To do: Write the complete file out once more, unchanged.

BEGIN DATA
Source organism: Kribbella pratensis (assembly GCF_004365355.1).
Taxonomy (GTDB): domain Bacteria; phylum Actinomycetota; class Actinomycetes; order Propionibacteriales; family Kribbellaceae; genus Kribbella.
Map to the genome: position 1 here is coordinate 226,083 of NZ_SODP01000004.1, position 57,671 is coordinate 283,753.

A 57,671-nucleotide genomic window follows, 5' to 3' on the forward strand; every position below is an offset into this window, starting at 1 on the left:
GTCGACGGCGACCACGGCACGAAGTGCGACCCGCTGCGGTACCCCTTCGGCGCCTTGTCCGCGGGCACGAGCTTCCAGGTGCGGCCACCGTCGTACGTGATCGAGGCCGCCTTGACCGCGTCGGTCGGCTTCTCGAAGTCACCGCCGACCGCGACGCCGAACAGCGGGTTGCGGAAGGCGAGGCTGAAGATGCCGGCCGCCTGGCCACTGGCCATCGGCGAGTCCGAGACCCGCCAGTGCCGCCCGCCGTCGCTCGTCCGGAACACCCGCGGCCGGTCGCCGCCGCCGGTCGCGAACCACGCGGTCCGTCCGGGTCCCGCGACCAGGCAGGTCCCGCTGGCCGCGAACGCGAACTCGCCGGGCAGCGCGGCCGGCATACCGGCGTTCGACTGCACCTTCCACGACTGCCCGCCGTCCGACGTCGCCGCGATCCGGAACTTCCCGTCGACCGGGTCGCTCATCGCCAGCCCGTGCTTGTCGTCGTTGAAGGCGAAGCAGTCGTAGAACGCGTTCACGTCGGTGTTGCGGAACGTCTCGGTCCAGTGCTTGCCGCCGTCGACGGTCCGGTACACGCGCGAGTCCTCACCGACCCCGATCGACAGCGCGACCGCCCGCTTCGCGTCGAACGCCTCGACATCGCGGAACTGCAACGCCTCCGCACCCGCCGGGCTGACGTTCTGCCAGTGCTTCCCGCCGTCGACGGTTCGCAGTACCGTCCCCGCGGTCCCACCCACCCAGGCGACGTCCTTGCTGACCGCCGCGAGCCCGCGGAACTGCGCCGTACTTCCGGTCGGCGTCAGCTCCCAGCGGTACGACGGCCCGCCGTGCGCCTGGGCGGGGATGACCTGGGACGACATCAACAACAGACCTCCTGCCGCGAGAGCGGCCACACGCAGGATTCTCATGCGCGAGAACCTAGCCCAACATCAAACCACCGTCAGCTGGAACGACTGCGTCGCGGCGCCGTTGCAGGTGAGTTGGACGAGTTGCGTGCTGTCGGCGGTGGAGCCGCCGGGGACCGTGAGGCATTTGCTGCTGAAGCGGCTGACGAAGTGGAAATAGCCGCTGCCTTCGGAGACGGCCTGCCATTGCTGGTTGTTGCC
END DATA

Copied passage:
Source organism: Kribbella pratensis (assembly GCF_004365355.1).
Taxonomy (GTDB): domain Bacteria; phylum Actinomycetota; class Actinomycetes; order Propionibacteriales; family Kribbellaceae; genus Kribbella.
Map to the genome: position 1 here is coordinate 226,083 of NZ_SODP01000004.1, position 57,671 is coordinate 283,753.

A 57,671-nucleotide genomic window follows, 5' to 3' on the forward strand; every position below is an offset into this window, starting at 1 on the left:
GTCGACGGCGACCACGGCACGAAGTGCGACCCGCTGCGGTACCCCTTCGGCGCCTTGTCCGCGGGCACGAGCTTCCAGGTGCGGCCACCGTCGTACGTGATCGAGGCCGCCTTGACCGCGTCGGTCGGCTTCTCGAAGTCACCGCCGACCGCGACGCCGAACAGCGGGTTGCGGAAGGCGAGGCTGAAGATGCCGGCCGCCTGGCCACTGGCCATCGGCGAGTCCGAGACCCGCCAGTGCCGCCCGCCGTCGCTCGTCCGGAACACCCGCGGCCGGTCGCCGCCGCCGGTCGCGAACCACGCGGTCCGTCCGGGTCCCGCGACCAGGCAGGTCCCGCTGGCCGCGAACGCGAACTCGCCGGGCAGCGCGGCCGGCATACCGGCGTTCGACTGCACCTTCCACGACTGCCCGCCGTCCGACGTCGCCGCGATCCGGAACTTCCCGTCGACCGGGTCGCTCATCGCCAGCCCGTGCTTGTCGTCGTTGAAGGCGAAGCAGTCGTAGAACGCGTTCACGTCGGTGTTGCGGAACGTCTCGGTCCAGTGCTTGCCGCCGTCGACGGTCCGGTACACGCGCGAGTCCTCACCGACCCCGATCGACAGCGCGACCGCCCGCTTCGCGTCGAACGCCTCGACATCGCGGAACTGCAACGCCTCCGCACCCGCCGGGCTGACGTTCTGCCAGTGCTTCCCGCCGTCGACGGTTCGCAGTACCGTCCCCGCGGTCCCACCCACCCAGGCGACGTCCTTGCTGACCGCCGCGAGCCCGCGGAACTGCGCCGTACTTCCGGTCGGCGTCAGCTCCCAGCGGTACGACGGCCCGCCGTGCGCCTGGGCGGGGATGACCTGGGACGACATCAACAACAGACCTCCTGCCGCGAGAGCGGCCACACGCAGGATTCTCATGCGCGAGAACCTAGCCCAACATCAAACCACCGTCAGCTGGAACGACTGCGTCGCGGCGCCGTTGCAGGTGAGTTGGACGAGTTGCGTGCTGTCGGCGGTGGAGCCGCCGGGGACCGTGAGGCATTTGCTGCTGAAGCGGCTGACGAAGTGGAAATAGCCGCTGCCTTCGGAGACGGCCTGCCATTGCTGGTTGTTGCC